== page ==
The U.S. Air Force defines the time of useful consciousness (TUC) as “the period of time from the loss of oxygen supply or exposure to an oxygen-poor environment to the time when deliberate function is lost.” These times vary from person to person and, for each of us, may change from time to time. The chart at right is a list of typical TUC times you can expect. Source: U.S. Air Force.
FL 430 And Above
As a flight-levels pilot, it is vital you are able to recognize your personal symptoms of hypoxia. The FAA’s Civil Aviation Medical Institute (CAMI) offers a high-altitude physiology course, including an altitude chamber experience, at its facility in Oklahoma City, Okla. I’ve taken this training and found it to be informative and eye-opening.
To learn more about the CAMI program, visit www.faa.gov/pilots/training/airman_education/aerospace_physiology/ or call 405-954-4837. The facility schedules classes up to three months in advance, and they’re filled on a first-come, first-served basis.
Up where less oxygen is available, we need to add supplemental oxygen to remain alert—and alive. Too little oxygen leads to hypoxia that robs our intellect and reduces our ability to perform the fine motor skills tasks needed to command an airplane. In extreme cases—and lack of oxygen in the flight levels is extreme—hypoxia causes sickness, unconsciousness and death.
Hypoxia symptoms vary from one pilot to another. The altitude at which symptom begins to appear is a function of the pilot’s state of health, and the amount of time the pilot is exposed—a pilot’s symptoms will get worse over time at a constant altitude. Essentially, you start off not feeling well, progress to pain or nausea, then get to the point you don’t know or don’t care. The trick is to break the chain before it progresses too far—monitor your oxygen state with a pulse oximeter and the watchful eye of a second trained person on board. In fact, I hesitate to fly an unpressurized airplane alone in the flight levels for lack of this vital monitor.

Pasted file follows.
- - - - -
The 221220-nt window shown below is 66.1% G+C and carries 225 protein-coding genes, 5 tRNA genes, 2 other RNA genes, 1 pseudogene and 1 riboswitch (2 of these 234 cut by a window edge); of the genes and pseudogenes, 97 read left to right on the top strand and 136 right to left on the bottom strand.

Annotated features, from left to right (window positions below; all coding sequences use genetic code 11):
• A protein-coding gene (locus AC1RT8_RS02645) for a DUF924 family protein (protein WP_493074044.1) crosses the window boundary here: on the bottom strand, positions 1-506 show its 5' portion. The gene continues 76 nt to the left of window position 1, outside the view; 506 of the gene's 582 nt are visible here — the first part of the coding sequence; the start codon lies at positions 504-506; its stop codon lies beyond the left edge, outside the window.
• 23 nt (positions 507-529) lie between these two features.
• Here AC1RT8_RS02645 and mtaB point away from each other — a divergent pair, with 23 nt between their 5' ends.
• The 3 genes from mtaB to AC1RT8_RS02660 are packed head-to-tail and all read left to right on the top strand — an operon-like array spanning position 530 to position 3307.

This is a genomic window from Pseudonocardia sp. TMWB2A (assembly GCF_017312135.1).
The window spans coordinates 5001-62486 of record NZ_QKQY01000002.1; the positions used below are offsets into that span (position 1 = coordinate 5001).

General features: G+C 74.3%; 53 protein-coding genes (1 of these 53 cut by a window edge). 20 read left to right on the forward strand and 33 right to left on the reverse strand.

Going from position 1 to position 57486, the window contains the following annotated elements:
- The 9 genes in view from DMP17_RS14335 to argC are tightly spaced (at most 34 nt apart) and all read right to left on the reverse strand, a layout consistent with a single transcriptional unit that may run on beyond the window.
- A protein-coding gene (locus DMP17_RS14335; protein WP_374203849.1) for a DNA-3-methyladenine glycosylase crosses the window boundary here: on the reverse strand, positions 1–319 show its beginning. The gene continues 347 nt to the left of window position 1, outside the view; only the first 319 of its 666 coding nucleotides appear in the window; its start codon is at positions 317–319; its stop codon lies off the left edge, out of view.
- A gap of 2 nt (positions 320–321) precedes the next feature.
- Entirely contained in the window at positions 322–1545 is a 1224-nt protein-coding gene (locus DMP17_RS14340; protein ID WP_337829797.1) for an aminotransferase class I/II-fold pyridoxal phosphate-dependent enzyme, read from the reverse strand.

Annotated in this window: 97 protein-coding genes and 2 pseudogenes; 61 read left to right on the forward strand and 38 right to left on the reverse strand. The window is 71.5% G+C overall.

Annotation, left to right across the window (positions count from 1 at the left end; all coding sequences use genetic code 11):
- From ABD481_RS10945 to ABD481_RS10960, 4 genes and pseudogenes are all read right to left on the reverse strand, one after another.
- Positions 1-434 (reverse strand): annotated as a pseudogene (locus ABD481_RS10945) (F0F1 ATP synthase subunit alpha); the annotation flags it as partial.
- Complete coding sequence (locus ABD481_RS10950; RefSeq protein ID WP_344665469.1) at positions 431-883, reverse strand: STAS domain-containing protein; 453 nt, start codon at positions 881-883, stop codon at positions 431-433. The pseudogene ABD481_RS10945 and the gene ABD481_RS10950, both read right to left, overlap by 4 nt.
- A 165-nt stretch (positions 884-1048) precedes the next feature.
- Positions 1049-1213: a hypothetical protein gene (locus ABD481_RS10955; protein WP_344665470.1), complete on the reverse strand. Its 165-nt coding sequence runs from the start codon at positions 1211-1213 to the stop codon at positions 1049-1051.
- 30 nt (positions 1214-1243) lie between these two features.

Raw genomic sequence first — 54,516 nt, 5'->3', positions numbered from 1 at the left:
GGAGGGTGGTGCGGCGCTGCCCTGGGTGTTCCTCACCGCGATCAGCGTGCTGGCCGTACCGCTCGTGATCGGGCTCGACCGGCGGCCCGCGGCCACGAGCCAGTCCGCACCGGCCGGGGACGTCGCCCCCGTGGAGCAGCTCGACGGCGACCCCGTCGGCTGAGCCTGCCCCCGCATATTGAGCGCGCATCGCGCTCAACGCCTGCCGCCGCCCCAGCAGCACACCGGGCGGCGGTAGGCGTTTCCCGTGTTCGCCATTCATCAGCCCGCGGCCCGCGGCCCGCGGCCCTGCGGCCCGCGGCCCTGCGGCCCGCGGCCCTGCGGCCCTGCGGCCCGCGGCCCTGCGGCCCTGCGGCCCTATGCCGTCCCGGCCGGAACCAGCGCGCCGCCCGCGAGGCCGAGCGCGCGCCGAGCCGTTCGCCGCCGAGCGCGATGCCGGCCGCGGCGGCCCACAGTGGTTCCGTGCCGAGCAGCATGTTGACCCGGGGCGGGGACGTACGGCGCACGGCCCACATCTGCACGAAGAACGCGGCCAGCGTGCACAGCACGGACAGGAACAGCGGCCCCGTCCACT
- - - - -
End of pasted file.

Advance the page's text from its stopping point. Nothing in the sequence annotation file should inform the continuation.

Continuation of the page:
As the table on the previous page demonstrates, a small increase in altitude makes a big difference. Lest you think a pressurized airplane protects you completely, the FAA tells us the time of useful consciousness is cut in half in the event of a rapid decompression, since air is suddenly forced out of the lungs.
An emergency descent is a technique to lose as much altitude as quickly as possible within the structural limits of the airplane. From the flight levels, loss of pressurization or supplemental oxygen, or the onset of hypoxic symptoms—as well as a fire or an emergency medical issue—are the primary reasons to perform an emergency descent. The airplane manufacturer usually recommends a technique like this:
Landing gear: DOWN
Flaps: (Varies by airplane type)
Airspeed: Descend at VLO
Some recommend rolling into a steep-banked turn to rapidly initiate descent, rolling wings level once established on-speed in a nose-low attitude. Practicing an emergency descent, and seeing the amazing rate of descent safely possible if needed, is a great exercise during transition or proficiency training.
Many airplanes perform very well in the flight levels. In many cases, however, there is no requirement to receive any training to venture that high, despite the unique and extreme risks lurking there and even lower, at altitudes where supplemental oxygen is required. Use the FAA’s high-altitude endorsement guidelines to protect yourself and your passengers, even if (and perhaps especially if) flying airplanes not requiring it.
Tom Turner is a CFII-MEI who frequently writes and lectures on aviation safety.